Silly Petition or Federal Fraud? The 10th Circuit Will Decide
DENVER (CN) – A man convicted of asking the U.S. Department of Agriculture to pay his debts entertained an incredulous 10th Circuit panel Thursday.
Last May, Gunther Glaub was found guilty of making false claims after he submitted $1.7 million in debts to the USDA, including $73,000 for a Corvette, $65,000 for a Camaro bill, and a student loan owed to the U.S. Department of Education. Glaub included a note with the debts, politely asking the USDA to settle his debts.
While he faced a hefty prison sentence, Glaub was eventually fined $500, given five years’ probation and ordered to do 100 hours of community service.
In its February 2017 press release, the Department of Justice hyperbolized Glaub’s crime as an attempt “to use stolen government money to buy expensive cars and pay student loans.”
The FBI reportedly believed that Glaub was a member of the Sovereign Citizens – a broad term for individuals who deny the legitimacy of the U.S. government and acknowledge only common law.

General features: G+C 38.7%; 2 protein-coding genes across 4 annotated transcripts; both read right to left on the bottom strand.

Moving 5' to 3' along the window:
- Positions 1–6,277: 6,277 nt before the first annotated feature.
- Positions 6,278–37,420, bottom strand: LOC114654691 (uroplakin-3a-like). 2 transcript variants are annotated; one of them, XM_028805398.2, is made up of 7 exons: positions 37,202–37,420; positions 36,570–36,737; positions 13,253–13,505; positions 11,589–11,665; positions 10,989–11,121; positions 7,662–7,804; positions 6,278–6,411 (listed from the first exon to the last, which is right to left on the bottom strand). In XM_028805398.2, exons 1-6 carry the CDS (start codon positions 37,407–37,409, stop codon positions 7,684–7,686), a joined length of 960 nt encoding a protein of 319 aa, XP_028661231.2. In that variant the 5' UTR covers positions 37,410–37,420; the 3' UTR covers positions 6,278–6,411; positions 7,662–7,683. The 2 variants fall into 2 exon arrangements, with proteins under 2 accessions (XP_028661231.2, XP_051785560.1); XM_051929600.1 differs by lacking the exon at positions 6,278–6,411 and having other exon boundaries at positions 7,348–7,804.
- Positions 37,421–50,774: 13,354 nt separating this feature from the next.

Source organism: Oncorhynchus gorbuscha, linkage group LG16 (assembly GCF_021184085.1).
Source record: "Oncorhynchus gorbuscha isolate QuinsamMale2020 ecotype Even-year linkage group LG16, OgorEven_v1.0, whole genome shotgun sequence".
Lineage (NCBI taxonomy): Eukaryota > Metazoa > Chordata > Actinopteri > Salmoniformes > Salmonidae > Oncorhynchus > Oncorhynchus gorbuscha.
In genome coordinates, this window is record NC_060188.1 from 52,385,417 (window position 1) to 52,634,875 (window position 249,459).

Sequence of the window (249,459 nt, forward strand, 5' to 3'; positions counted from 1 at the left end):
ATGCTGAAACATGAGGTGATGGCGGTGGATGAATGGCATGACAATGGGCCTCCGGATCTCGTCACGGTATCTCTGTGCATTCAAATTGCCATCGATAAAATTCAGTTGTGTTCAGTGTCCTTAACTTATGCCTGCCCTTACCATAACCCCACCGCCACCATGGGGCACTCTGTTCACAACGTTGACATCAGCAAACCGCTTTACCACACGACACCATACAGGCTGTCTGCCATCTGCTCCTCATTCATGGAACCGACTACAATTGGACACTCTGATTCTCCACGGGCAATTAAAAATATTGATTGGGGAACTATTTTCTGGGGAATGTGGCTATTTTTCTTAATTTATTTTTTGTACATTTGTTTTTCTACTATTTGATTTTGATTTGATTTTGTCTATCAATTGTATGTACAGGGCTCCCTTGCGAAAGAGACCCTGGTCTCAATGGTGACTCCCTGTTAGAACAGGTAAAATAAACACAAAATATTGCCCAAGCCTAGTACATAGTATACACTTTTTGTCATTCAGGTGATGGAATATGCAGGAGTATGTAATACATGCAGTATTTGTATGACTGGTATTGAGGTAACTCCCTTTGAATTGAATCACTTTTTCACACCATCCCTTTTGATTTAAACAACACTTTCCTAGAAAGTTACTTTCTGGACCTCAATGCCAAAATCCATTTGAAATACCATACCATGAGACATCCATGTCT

On its website, the FBI lists Sovereign Citizens as a domestic terrorist movement that causes “all kinds of problems – and crimes. For example, many sovereign citizens don’t pay their taxes. They hold illegal courts that issue warrants for judges and police officers. They clog up the court system with frivolous lawsuits and liens against public officials to harass them.”
The FBI labels such acts as “paper terrorism.”
Sovereign Citizens believe there is a loophole in the system that allows the federal government to settle individuals’ private debts.
Glaub’s attorneys later clarified that he never took the stand and never testified to being a member of the Sovereign Citizens movement.
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